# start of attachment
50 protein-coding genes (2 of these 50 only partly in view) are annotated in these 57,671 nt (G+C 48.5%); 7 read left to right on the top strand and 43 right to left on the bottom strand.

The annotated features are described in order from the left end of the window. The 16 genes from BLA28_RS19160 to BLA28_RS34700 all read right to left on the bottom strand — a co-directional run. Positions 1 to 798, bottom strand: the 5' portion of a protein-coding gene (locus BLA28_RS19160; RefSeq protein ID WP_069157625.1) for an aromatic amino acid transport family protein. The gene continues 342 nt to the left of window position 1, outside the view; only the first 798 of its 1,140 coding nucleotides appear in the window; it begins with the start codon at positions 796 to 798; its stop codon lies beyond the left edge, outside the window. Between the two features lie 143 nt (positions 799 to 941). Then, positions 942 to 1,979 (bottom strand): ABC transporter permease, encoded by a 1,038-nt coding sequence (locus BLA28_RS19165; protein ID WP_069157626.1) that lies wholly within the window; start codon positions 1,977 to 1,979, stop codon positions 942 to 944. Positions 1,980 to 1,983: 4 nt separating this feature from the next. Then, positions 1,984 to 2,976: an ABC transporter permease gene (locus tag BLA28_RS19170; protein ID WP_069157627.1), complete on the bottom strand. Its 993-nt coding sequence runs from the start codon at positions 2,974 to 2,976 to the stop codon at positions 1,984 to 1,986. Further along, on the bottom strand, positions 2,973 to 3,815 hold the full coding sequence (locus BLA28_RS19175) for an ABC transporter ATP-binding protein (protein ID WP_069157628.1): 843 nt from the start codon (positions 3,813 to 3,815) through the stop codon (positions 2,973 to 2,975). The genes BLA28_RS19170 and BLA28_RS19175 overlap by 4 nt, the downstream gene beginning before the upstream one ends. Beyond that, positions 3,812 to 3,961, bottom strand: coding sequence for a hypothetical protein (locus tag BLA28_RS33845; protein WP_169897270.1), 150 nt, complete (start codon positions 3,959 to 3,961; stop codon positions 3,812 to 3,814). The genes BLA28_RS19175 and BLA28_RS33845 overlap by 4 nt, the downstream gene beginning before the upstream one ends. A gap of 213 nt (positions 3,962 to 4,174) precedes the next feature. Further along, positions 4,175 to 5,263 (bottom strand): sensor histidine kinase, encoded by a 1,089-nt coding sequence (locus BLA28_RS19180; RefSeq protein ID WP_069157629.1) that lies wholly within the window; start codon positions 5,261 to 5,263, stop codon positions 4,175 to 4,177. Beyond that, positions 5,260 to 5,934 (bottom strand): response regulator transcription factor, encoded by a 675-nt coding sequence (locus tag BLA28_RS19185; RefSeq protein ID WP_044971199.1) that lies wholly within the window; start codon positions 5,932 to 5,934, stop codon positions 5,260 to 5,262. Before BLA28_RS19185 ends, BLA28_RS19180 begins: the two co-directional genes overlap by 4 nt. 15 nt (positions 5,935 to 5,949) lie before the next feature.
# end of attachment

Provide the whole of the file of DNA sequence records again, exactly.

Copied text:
50 protein-coding genes (2 of these 50 only partly in view) are annotated in these 57,671 nt (G+C 48.5%); 7 read left to right on the top strand and 43 right to left on the bottom strand.

The annotated features are described in order from the left end of the window. The 16 genes from BLA28_RS19160 to BLA28_RS34700 all read right to left on the bottom strand — a co-directional run. Positions 1 to 798, bottom strand: the 5' portion of a protein-coding gene (locus BLA28_RS19160; RefSeq protein ID WP_069157625.1) for an aromatic amino acid transport family protein. The gene continues 342 nt to the left of window position 1, outside the view; only the first 798 of its 1,140 coding nucleotides appear in the window; it begins with the start codon at positions 796 to 798; its stop codon lies beyond the left edge, outside the window. Between the two features lie 143 nt (positions 799 to 941). Then, positions 942 to 1,979 (bottom strand): ABC transporter permease, encoded by a 1,038-nt coding sequence (locus BLA28_RS19165; protein ID WP_069157626.1) that lies wholly within the window; start codon positions 1,977 to 1,979, stop codon positions 942 to 944. Positions 1,980 to 1,983: 4 nt separating this feature from the next. Then, positions 1,984 to 2,976: an ABC transporter permease gene (locus tag BLA28_RS19170; protein ID WP_069157627.1), complete on the bottom strand. Its 993-nt coding sequence runs from the start codon at positions 2,974 to 2,976 to the stop codon at positions 1,984 to 1,986. Further along, on the bottom strand, positions 2,973 to 3,815 hold the full coding sequence (locus BLA28_RS19175) for an ABC transporter ATP-binding protein (protein ID WP_069157628.1): 843 nt from the start codon (positions 3,813 to 3,815) through the stop codon (positions 2,973 to 2,975). The genes BLA28_RS19170 and BLA28_RS19175 overlap by 4 nt, the downstream gene beginning before the upstream one ends. Beyond that, positions 3,812 to 3,961, bottom strand: coding sequence for a hypothetical protein (locus tag BLA28_RS33845; protein WP_169897270.1), 150 nt, complete (start codon positions 3,959 to 3,961; stop codon positions 3,812 to 3,814). The genes BLA28_RS19175 and BLA28_RS33845 overlap by 4 nt, the downstream gene beginning before the upstream one ends. A gap of 213 nt (positions 3,962 to 4,174) precedes the next feature. Further along, positions 4,175 to 5,263 (bottom strand): sensor histidine kinase, encoded by a 1,089-nt coding sequence (locus BLA28_RS19180; RefSeq protein ID WP_069157629.1) that lies wholly within the window; start codon positions 5,261 to 5,263, stop codon positions 4,175 to 4,177. Beyond that, positions 5,260 to 5,934 (bottom strand): response regulator transcription factor, encoded by a 675-nt coding sequence (locus tag BLA28_RS19185; RefSeq protein ID WP_044971199.1) that lies wholly within the window; start codon positions 5,932 to 5,934, stop codon positions 5,260 to 5,262. Before BLA28_RS19185 ends, BLA28_RS19180 begins: the two co-directional genes overlap by 4 nt. 15 nt (positions 5,935 to 5,949) lie before the next feature.